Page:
Citing documents from the Vatican Secret Archives, an Italian historian argues that 17th-century documents reveal Renaissance artist Caravaggio was assassinated by the Knights of Malta.
In one of his most graphic paintings, the rabble-rousing Renaissance artist Caravaggio depicted his tortured face on the head of Goliath, slain and decapitated by the boy warrior David.
An Italian historian thinks that Caravaggio may have met just such a grisly end – at the hands of the Knights of St. John of Malta, the chivalric order founded during the Crusades.
Vincenzo Pacelli, a Caravaggio expert from the University of Naples, has unearthed documents from the Vatican Secret Archives and state archives in Rome that suggest the Knights ordered the artist to be assassinated in revenge for him attacking and wounding on one of their members during a brawl.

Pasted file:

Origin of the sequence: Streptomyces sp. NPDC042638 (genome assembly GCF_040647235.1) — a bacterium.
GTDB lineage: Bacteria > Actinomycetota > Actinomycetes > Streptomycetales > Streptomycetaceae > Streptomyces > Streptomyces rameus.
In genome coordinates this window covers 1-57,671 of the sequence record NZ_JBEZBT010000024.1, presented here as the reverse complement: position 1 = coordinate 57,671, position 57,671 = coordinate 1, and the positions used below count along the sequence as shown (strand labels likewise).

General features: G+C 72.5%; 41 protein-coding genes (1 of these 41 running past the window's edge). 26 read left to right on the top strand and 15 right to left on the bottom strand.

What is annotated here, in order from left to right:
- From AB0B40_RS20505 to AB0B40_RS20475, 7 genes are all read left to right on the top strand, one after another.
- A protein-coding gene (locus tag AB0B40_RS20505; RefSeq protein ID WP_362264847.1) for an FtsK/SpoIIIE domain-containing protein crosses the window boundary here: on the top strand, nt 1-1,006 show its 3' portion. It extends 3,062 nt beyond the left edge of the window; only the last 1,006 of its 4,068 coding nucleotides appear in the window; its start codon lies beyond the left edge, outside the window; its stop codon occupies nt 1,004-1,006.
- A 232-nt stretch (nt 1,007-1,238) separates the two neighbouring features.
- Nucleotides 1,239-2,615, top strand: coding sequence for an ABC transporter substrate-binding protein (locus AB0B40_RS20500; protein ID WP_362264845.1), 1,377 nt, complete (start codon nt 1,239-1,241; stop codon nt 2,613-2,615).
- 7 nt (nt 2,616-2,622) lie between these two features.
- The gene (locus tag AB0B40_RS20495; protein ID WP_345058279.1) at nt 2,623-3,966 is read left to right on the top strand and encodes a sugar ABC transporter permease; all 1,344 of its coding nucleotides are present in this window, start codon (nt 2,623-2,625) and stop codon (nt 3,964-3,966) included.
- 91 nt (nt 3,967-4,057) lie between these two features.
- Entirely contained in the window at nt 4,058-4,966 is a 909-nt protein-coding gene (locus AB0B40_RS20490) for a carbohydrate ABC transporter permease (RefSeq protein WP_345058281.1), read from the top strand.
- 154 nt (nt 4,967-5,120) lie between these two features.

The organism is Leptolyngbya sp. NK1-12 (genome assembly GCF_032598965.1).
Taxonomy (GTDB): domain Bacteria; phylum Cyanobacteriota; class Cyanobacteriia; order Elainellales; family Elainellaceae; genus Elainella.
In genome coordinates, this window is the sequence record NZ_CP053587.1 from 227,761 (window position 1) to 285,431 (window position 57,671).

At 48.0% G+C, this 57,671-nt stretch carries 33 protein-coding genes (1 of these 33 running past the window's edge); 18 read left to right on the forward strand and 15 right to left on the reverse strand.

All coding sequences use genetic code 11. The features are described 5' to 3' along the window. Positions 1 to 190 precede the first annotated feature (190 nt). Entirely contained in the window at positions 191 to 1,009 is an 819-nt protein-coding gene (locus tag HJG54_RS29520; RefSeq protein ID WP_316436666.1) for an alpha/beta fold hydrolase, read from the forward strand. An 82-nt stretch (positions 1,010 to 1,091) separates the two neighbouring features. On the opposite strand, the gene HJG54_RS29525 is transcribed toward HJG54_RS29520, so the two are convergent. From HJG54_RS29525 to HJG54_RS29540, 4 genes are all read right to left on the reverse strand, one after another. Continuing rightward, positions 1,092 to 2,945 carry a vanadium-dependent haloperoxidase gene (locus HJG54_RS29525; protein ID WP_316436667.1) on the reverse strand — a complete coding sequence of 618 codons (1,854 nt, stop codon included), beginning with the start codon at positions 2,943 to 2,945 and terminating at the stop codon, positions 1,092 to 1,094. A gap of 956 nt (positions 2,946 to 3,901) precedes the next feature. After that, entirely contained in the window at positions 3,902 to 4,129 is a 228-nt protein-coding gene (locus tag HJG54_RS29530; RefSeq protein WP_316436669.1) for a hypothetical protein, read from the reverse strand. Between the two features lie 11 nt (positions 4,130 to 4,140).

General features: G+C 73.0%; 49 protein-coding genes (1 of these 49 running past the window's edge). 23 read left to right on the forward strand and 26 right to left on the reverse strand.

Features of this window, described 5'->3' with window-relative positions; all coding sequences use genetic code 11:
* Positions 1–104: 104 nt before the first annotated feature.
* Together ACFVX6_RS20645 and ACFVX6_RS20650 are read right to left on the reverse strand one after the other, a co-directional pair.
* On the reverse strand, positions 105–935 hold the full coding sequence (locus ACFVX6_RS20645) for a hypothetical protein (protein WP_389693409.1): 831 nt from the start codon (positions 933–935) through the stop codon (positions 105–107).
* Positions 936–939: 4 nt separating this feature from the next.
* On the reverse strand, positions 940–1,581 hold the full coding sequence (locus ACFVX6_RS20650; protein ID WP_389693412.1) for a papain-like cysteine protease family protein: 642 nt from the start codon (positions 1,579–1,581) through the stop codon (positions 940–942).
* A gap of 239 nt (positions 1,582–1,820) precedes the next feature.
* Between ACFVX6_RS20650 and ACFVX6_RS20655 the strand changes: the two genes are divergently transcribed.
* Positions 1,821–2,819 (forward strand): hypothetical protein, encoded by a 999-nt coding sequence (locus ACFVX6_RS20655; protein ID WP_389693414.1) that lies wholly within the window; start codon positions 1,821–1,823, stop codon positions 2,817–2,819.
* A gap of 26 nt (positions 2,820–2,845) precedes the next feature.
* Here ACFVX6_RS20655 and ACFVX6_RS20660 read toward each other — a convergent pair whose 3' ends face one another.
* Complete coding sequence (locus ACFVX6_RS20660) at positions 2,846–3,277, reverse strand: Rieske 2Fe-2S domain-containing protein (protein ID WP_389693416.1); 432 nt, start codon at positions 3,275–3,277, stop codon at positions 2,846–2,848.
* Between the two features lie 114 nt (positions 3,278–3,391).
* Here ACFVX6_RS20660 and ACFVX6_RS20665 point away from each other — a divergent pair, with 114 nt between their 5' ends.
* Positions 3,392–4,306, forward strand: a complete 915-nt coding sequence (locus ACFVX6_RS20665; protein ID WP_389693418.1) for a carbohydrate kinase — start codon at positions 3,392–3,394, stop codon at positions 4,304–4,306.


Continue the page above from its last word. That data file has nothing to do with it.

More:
They then dumped his body in the sea at Palo, north of Rome, which would explain why there are no documents recording his death.
Until now, conventional wisdom said Caravaggio died either from an illness or lead poisoning from the oil paints he used.
The murder was “commissioned and organized” by the Knights of Malta and carried out with the complicity of the Vatican, Mr. Pacelli says in his forthcoming book, "Caravaggio – Between Art and Science."